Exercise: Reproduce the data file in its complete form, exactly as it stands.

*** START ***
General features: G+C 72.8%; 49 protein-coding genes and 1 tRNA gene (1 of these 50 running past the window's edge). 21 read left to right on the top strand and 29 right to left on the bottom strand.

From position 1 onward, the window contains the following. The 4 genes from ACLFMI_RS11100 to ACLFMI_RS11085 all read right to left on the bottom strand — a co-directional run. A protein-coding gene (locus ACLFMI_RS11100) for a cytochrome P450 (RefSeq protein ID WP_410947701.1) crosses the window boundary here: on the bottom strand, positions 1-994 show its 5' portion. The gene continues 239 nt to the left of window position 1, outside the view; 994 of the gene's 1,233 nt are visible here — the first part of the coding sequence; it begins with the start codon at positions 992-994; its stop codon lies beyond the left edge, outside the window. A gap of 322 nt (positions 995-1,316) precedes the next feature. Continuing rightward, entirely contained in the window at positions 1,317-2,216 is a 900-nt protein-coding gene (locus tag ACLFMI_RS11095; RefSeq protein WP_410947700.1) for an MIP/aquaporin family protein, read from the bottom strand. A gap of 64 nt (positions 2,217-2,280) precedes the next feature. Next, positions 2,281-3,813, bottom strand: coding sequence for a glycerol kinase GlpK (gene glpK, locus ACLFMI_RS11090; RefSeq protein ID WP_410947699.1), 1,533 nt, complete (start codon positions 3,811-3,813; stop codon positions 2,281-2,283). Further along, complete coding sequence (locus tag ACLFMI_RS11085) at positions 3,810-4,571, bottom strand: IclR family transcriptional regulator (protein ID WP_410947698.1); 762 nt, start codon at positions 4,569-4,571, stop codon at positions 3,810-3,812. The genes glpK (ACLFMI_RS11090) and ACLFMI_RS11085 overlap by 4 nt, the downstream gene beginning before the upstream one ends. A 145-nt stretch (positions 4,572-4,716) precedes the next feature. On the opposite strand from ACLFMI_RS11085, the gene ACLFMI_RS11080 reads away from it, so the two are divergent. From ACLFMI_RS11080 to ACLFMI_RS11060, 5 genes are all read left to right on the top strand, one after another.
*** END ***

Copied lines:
General features: G+C 72.8%; 49 protein-coding genes and 1 tRNA gene (1 of these 50 running past the window's edge). 21 read left to right on the top strand and 29 right to left on the bottom strand.

From position 1 onward, the window contains the following. The 4 genes from ACLFMI_RS11100 to ACLFMI_RS11085 all read right to left on the bottom strand — a co-directional run. A protein-coding gene (locus ACLFMI_RS11100) for a cytochrome P450 (RefSeq protein ID WP_410947701.1) crosses the window boundary here: on the bottom strand, positions 1-994 show its 5' portion. The gene continues 239 nt to the left of window position 1, outside the view; 994 of the gene's 1,233 nt are visible here — the first part of the coding sequence; it begins with the start codon at positions 992-994; its stop codon lies beyond the left edge, outside the window. A gap of 322 nt (positions 995-1,316) precedes the next feature. Continuing rightward, entirely contained in the window at positions 1,317-2,216 is a 900-nt protein-coding gene (locus tag ACLFMI_RS11095; RefSeq protein WP_410947700.1) for an MIP/aquaporin family protein, read from the bottom strand. A gap of 64 nt (positions 2,217-2,280) precedes the next feature. Next, positions 2,281-3,813, bottom strand: coding sequence for a glycerol kinase GlpK (gene glpK, locus ACLFMI_RS11090; RefSeq protein ID WP_410947699.1), 1,533 nt, complete (start codon positions 3,811-3,813; stop codon positions 2,281-2,283). Further along, complete coding sequence (locus tag ACLFMI_RS11085) at positions 3,810-4,571, bottom strand: IclR family transcriptional regulator (protein ID WP_410947698.1); 762 nt, start codon at positions 4,569-4,571, stop codon at positions 3,810-3,812. The genes glpK (ACLFMI_RS11090) and ACLFMI_RS11085 overlap by 4 nt, the downstream gene beginning before the upstream one ends. A 145-nt stretch (positions 4,572-4,716) precedes the next feature. On the opposite strand from ACLFMI_RS11085, the gene ACLFMI_RS11080 reads away from it, so the two are divergent. From ACLFMI_RS11080 to ACLFMI_RS11060, 5 genes are all read left to right on the top strand, one after another.